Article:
Longevity wise, you’re covered for around 11 hours. Maybe not with insane projection, but it will be a noticeable part of your aesthetic for around 11 hours. Around five hours in, the scent will reach its base, and begin to sit closer to the skin. This takes it from a sharper scent in its opening, and more of a scent-trail perfume, to a more intimate one at the heart.

Another thing to note is its performance on clothing — I can usually still smell it on my clothes when I wear them next.

Sillage is good too. You get a good amount of projection without choking out the room. I will say that with this one, if you overspray, you run the risk of treating your vicinity to a nice throbbing headache — like I said, the opening is relatively sharp and projects pretty well.  

Overall, performance is nothing to worry about, and you can set out for a forest stroll without concerns that you’ll come back scentless.

Who Is This Scent Good For?

This cologne is good for anyone who appreciates perfume as an art, and allows that their surroundings and environment can be a powerful driver of profound thought. 

If you’re the kind of person who goes for a walk after a rainstorm, just to hear yourself think for a while, this scent is for you. If you appreciate good paper; if you stargaze and plot your own insignificance on the same tapestry; this fragrance is for you.

I would also say that this scent is for someone thoughtfully impulsive; someone who’s made the conscious decision to whisk themselves away when they feel like it, because they’ve learned to trust their minds.

When To Wear It

Two places come to mind: the vintage book store and a dusky forest, after rainfall

I would say that this is one of the least versatile colognes you can find. It’s dressier, but not dressy. More of a loose button up and crisp linen pants kind of dressy. Wear this to the bookstore or that astronomy conference you have coming up. Wear this to your stoner friend’s house. Don’t wear it to the gym. Don’t wear it to the grocery store.

I would say that Encre Noire is exclusively a colder day or night sort of scent, the cloudier the better. Winter days after a snow are nice too, when the world is quiet. My point is, this fragrance needs time to itself. If you’re busy rushing around, it just won’t fit. This fragrance feels like having time to spare on whimsy.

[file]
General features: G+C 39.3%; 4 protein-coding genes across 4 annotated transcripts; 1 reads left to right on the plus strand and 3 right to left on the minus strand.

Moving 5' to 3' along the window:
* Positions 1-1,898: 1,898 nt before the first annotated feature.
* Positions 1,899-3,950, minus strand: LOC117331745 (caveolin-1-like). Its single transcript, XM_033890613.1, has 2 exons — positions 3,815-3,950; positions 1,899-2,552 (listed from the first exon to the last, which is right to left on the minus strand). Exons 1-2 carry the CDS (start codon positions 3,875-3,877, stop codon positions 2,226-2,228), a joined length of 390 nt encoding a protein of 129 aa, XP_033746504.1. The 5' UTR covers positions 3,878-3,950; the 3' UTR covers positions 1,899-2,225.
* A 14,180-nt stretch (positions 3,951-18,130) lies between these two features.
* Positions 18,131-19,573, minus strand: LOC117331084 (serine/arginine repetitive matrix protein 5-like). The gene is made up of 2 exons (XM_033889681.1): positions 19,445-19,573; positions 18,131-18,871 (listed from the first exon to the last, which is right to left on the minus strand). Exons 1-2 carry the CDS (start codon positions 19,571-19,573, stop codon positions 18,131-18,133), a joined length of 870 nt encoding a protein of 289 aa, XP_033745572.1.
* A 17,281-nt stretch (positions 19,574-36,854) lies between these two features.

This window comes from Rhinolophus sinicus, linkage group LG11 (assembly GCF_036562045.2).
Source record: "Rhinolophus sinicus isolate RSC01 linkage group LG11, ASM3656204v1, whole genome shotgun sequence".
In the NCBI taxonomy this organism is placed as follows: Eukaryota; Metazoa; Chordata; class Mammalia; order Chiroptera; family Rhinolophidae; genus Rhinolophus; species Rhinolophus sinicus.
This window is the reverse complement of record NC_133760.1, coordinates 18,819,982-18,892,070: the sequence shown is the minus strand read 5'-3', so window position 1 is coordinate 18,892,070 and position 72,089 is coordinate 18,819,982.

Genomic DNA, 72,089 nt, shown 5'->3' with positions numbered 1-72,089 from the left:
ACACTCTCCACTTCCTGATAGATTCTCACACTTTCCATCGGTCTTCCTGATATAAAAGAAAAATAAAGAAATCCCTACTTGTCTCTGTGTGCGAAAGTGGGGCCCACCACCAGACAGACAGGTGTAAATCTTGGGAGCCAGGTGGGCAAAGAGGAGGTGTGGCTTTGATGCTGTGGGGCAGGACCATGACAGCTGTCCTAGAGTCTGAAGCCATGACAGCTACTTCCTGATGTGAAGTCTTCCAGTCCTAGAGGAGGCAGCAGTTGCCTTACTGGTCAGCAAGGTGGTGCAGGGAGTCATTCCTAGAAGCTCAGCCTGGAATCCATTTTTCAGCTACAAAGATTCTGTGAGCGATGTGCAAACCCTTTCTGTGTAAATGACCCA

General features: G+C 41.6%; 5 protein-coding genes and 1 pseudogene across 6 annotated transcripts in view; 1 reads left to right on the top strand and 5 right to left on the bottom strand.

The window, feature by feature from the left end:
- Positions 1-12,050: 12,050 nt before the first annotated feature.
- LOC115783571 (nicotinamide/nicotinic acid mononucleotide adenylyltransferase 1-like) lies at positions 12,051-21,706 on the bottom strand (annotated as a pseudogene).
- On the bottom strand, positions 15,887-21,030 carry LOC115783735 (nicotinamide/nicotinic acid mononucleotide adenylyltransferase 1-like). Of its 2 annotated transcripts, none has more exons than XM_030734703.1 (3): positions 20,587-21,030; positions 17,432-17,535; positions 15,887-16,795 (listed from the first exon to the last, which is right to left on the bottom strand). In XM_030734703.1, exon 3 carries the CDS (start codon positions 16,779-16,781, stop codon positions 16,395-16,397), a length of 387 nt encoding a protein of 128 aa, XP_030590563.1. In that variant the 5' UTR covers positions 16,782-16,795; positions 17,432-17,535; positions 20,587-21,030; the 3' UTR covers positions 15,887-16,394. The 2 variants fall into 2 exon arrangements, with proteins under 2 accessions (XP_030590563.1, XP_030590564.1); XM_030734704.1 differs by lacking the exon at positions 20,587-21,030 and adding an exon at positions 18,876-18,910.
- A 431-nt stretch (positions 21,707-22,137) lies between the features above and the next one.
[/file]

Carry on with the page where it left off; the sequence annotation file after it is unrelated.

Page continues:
Similar Fragrances

If you’re looking for a scent similar to Encre Noire, we have a few options for you to choose from. 

  • Terre D’Hermes is a similarly classy woodsy scent, except taken up a notch. It’s also less warm, more citrusy, and arguably even more elegant. Read our full Terre D’Hermes review for more.
  • Tom Ford’s Grey Vetiver is a similarly woodsy scent that also invokes a certain element of class. Grey Vetiver is, however, we believe, more versatile and wearable. Read our full Grey Vetiver review for more deets.
  • Guerlain’s Vetiver offers a similar dose of vetiver, but reads more wearable and less heavy. Far less dark, Guerlain’s Vetiver is a less artsy and more straightforward take on this fragrance note.
  • Versace’s The Dreamer is an effortlessly cool, dreamy men’s fragrance for those who want to smell different. With a profound charm, The Dreamer is a love-it-or-hate-it scent that I adore.
  • Dior’s Homme makes this list of similar fragrances because of its similarly thoughtful, dark-classy vibe. Dior homme, however, is far better at getting compliments, and is a bit more wearable.

If This Was A Color…

It would be a deep inky black. That of the blot spreading itself slowly across some great ancestor’s creamy stationary.

Where To Buy

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Overall, Encre Noire is an abstract work of art that smells like slow contemplation and silence. It’s unique ability to dredge up the better parts of your mind is fascinating, and contributes to an interesting wear. 

We hope you enjoyed this review of Encre Noire. Happy sniffing!


Isaac Marks

Isaac Marks

Isaac is a fragrance expert from Chicago, Illinois, specializing in smelling good at all times. When he isn't sniffing things, Isaac likes to read, write, run, bake, and play the guitar.

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Jack Harbor

Full Time Fragranista

Jack Harbor is an expert in all things scent – from wearing, to mixing, to making perfumes, his expertise is varied and robust. He loves to smell good, and loves helping other’s smell good – for the good of us all!

Jack Harbor